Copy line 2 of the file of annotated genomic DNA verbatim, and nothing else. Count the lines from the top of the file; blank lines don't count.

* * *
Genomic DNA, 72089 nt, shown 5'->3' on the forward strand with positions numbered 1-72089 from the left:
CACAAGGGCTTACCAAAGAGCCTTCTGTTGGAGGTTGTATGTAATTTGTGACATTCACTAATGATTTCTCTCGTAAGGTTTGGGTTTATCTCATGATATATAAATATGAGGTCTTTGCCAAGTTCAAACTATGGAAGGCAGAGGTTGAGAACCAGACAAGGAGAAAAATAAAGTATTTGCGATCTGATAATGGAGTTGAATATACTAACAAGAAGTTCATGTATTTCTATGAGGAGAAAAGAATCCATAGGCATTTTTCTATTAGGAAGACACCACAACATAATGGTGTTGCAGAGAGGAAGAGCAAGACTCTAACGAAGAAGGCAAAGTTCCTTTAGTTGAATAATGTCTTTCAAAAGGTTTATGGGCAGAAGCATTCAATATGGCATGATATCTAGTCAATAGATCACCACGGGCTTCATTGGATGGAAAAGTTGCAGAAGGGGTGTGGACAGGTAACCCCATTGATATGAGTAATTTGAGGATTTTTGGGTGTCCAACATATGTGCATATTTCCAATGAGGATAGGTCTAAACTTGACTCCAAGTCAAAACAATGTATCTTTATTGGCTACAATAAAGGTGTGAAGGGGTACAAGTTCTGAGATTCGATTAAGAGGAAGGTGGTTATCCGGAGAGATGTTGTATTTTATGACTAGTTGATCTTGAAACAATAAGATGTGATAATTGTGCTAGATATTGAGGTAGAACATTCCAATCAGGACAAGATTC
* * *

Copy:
CACAAGGGCTTACCAAAGAGCCTTCTGTTGGAGGTTGTATGTAATTTGTGACATTCACTAATGATTTCTCTCGTAAGGTTTGGGTTTATCTCATGATATATAAATATGAGGTCTTTGCCAAGTTCAAACTATGGAAGGCAGAGGTTGAGAACCAGACAAGGAGAAAAATAAAGTATTTGCGATCTGATAATGGAGTTGAATATACTAACAAGAAGTTCATGTATTTCTATGAGGAGAAAAGAATCCATAGGCATTTTTCTATTAGGAAGACACCACAACATAATGGTGTTGCAGAGAGGAAGAGCAAGACTCTAACGAAGAAGGCAAAGTTCCTTTAGTTGAATAATGTCTTTCAAAAGGTTTATGGGCAGAAGCATTCAATATGGCATGATATCTAGTCAATAGATCACCACGGGCTTCATTGGATGGAAAAGTTGCAGAAGGGGTGTGGACAGGTAACCCCATTGATATGAGTAATTTGAGGATTTTTGGGTGTCCAACATATGTGCATATTTCCAATGAGGATAGGTCTAAACTTGACTCCAAGTCAAAACAATGTATCTTTATTGGCTACAATAAAGGTGTGAAGGGGTACAAGTTCTGAGATTCGATTAAGAGGAAGGTGGTTATCCGGAGAGATGTTGTATTTTATGACTAGTTGATCTTGAAACAATAAGATGTGATAATTGTGCTAGATATTGAGGTAGAACATTCCAATCAGGACAAGATTC